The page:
Monbiot appears ignorant about the WHO's subjugation to the IAEA, yet this is widely known within the scientific radiation community. But it is clearly not the only matter on which he is ignorant after his apparent three-day perusal of the vast body of scientific information on radiation and radioactivity. As we have seen, he and other nuclear industry apologists sow confusion about radiation risks, and, in my view, in much the same way that the tobacco industry did in previous decades about the risks of smoking. Despite their claims, it is they, not the "anti-nuclear movement" who are "misleading the world about the impacts of radiation on human health."
 See, for example, WJ Schull, Effects of Atomic Radiation: A Half-Century of Studies from Hiroshima and Nagasaki (New York: Wiley-Lis, 1995) and DE Thompson, K Mabuchi, E Ron, M Soda, M Tokunaga, S Ochikubo, S Sugimoto, T Ikeda, M Terasaki, S Izumi et al. "Cancer incidence in atomic bomb survivors, Part I: Solid tumors, 1958-1987" in Radiat Res 137:S17-S67 (1994).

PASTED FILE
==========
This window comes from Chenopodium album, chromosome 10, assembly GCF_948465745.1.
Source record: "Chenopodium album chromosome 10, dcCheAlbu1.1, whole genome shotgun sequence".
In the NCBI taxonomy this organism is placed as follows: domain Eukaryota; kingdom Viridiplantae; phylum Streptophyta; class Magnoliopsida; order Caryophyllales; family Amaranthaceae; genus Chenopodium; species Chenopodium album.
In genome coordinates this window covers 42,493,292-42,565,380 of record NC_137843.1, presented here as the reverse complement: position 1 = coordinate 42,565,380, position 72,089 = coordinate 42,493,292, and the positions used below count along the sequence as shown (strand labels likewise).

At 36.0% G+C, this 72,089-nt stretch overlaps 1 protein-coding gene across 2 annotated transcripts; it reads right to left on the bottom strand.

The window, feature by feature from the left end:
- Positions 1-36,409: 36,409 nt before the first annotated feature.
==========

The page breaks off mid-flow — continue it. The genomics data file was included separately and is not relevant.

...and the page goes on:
This process is called bioaccumulation and comes in two subtypes as well, bioconcentration and biomagnification. For more information see: J.U. Clark and V.A. McFarland, Assessing Bioaccumulation in Aquatic Organisms Exposed to Contaminated Sediments, Miscellaneous Paper D-91-2 (1991), Environmental Laboratory, Waterways Experiment Station, Vicksburg, MS and H.A. Vanderplog, D.C. Parzyck, W.H. Wilcox, J.R. Kercher, and S.V. Kaye, Bioaccumulation Factors for Radionuclides in Freshwater Biota, ORNL-5002 (1975), Environmental Sciences Division Publication, Number 783, Oak Ridge National Laboratory, Oak Ridge, TN.
London After Midnight / Sean Brennan